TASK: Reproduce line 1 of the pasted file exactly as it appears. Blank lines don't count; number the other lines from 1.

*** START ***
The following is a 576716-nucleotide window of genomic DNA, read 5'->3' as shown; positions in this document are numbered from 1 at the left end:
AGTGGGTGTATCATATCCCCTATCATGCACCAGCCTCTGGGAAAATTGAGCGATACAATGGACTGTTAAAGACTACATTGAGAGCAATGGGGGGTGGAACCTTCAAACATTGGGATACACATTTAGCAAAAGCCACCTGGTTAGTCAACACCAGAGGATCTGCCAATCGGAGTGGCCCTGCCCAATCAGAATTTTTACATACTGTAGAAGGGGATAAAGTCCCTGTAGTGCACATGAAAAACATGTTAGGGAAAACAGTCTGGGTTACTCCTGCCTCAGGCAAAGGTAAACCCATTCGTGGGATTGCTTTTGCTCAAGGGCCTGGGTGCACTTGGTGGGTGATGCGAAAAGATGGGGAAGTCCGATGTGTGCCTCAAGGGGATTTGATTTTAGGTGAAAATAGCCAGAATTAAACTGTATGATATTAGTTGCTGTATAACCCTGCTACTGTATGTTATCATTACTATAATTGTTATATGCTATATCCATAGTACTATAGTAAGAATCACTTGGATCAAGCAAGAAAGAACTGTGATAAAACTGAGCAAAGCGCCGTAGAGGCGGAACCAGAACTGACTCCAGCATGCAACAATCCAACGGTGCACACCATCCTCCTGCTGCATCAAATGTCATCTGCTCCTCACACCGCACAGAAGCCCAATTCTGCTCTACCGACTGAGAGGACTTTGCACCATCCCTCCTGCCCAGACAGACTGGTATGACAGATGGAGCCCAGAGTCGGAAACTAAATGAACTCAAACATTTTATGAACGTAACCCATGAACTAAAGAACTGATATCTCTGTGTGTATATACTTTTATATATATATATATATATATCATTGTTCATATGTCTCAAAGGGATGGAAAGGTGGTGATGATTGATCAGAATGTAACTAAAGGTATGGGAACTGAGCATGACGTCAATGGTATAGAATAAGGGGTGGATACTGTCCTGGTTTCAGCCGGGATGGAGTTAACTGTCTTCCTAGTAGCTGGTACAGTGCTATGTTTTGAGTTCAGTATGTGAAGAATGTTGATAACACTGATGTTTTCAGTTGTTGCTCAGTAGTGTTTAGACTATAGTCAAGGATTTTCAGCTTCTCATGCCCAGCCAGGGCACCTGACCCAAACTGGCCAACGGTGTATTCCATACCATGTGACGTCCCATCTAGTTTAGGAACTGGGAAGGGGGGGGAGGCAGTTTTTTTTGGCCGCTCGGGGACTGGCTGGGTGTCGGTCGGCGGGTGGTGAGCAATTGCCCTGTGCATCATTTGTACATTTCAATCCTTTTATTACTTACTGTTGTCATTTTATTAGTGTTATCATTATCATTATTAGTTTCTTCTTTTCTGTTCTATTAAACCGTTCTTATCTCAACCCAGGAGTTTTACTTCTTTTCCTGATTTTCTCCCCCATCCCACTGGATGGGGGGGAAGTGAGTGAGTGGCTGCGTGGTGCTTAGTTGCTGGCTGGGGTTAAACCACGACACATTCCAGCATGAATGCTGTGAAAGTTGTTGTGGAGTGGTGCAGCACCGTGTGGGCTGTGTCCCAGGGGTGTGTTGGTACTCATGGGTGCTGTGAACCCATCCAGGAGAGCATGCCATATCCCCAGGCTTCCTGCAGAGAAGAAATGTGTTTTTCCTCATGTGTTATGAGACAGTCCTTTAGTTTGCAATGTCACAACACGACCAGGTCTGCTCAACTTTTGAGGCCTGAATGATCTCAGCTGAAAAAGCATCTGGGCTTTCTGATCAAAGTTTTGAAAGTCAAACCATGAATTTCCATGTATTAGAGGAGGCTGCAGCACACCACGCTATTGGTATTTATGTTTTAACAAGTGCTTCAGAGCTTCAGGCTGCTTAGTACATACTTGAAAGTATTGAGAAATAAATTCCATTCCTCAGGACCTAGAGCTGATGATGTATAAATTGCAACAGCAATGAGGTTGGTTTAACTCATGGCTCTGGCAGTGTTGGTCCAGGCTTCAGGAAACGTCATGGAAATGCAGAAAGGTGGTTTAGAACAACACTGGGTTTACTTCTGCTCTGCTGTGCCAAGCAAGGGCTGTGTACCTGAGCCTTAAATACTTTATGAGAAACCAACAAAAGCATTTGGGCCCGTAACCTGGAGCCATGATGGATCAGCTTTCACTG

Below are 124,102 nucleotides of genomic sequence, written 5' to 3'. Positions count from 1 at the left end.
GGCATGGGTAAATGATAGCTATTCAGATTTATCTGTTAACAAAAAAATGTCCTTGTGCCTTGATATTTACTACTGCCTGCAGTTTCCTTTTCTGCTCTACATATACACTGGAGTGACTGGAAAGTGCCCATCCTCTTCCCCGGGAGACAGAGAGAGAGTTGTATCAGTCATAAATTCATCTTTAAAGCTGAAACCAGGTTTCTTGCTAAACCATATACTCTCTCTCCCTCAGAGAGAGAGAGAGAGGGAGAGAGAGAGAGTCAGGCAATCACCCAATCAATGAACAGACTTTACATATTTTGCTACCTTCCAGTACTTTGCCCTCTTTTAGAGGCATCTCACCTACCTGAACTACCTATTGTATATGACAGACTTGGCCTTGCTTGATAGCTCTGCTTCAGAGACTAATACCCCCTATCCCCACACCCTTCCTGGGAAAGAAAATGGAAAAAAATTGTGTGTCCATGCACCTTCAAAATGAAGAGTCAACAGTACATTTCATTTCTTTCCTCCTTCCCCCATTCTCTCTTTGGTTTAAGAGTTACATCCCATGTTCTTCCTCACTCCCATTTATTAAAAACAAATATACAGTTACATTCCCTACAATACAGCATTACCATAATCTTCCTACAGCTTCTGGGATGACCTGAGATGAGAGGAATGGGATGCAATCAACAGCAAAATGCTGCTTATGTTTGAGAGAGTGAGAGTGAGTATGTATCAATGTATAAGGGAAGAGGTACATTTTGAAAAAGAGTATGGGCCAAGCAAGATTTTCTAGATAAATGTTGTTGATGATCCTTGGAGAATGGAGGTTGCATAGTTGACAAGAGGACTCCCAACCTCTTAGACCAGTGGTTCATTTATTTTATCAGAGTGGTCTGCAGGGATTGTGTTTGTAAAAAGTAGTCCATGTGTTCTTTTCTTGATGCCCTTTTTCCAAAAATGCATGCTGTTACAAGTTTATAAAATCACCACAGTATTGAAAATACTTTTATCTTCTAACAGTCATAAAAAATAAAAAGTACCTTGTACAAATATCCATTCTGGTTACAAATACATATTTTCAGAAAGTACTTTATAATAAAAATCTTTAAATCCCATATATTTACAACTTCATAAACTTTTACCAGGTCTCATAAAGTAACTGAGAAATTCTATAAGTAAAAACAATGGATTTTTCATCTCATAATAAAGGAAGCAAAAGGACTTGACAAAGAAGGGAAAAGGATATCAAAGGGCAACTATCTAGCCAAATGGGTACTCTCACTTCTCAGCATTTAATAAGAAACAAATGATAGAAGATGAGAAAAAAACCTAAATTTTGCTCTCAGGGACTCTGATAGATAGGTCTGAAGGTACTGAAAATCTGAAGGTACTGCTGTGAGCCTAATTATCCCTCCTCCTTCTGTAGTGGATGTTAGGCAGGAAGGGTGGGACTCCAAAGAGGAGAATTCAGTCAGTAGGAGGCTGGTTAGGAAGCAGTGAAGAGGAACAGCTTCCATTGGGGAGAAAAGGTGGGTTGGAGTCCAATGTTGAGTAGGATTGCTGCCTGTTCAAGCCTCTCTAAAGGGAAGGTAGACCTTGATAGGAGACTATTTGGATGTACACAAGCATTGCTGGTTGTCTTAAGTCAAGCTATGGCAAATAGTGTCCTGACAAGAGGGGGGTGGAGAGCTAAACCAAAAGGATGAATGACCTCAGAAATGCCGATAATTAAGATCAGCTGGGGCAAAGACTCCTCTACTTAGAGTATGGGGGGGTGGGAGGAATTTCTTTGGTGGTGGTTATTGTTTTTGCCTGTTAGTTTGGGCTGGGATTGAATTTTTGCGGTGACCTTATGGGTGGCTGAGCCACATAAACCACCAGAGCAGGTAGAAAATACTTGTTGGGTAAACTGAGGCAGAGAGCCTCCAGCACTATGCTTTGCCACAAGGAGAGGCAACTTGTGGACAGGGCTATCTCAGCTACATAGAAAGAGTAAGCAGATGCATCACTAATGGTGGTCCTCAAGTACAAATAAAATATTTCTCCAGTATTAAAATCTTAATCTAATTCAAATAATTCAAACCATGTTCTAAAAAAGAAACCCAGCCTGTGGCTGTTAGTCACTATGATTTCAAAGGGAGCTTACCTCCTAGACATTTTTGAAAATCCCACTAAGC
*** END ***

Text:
The following is a 576716-nucleotide window of genomic DNA, read 5'->3' as shown; positions in this document are numbered from 1 at the left end: